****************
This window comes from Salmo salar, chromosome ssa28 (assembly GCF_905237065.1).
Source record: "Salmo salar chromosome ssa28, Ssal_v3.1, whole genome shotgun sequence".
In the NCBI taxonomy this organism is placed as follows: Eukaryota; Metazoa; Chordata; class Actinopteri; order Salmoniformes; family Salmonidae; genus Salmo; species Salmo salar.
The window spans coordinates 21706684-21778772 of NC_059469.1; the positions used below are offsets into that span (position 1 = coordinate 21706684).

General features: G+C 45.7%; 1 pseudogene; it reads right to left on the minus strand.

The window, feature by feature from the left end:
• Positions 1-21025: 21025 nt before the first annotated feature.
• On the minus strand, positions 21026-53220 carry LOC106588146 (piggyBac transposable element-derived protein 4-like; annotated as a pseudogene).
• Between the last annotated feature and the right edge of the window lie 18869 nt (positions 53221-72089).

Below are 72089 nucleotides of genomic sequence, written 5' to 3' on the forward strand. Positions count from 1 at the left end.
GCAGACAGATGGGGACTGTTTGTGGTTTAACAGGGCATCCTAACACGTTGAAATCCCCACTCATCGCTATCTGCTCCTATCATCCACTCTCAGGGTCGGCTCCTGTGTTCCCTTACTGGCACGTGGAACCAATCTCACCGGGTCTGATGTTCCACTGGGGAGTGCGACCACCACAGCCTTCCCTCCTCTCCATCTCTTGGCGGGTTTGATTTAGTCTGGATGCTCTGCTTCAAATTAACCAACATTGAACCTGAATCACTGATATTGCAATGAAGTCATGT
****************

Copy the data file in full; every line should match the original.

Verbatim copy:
This window comes from Salmo salar, chromosome ssa28 (assembly GCF_905237065.1).
Source record: "Salmo salar chromosome ssa28, Ssal_v3.1, whole genome shotgun sequence".
In the NCBI taxonomy this organism is placed as follows: Eukaryota; Metazoa; Chordata; class Actinopteri; order Salmoniformes; family Salmonidae; genus Salmo; species Salmo salar.
The window spans coordinates 21706684-21778772 of NC_059469.1; the positions used below are offsets into that span (position 1 = coordinate 21706684).

General features: G+C 45.7%; 1 pseudogene; it reads right to left on the minus strand.

The window, feature by feature from the left end:
• Positions 1-21025: 21025 nt before the first annotated feature.
• On the minus strand, positions 21026-53220 carry LOC106588146 (piggyBac transposable element-derived protein 4-like; annotated as a pseudogene).
• Between the last annotated feature and the right edge of the window lie 18869 nt (positions 53221-72089).

Below are 72089 nucleotides of genomic sequence, written 5' to 3' on the forward strand. Positions count from 1 at the left end.
GCAGACAGATGGGGACTGTTTGTGGTTTAACAGGGCATCCTAACACGTTGAAATCCCCACTCATCGCTATCTGCTCCTATCATCCACTCTCAGGGTCGGCTCCTGTGTTCCCTTACTGGCACGTGGAACCAATCTCACCGGGTCTGATGTTCCACTGGGGAGTGCGACCACCACAGCCTTCCCTCCTCTCCATCTCTTGGCGGGTTTGATTTAGTCTGGATGCTCTGCTTCAAATTAACCAACATTGAACCTGAATCACTGATATTGCAATGAAGTCATGT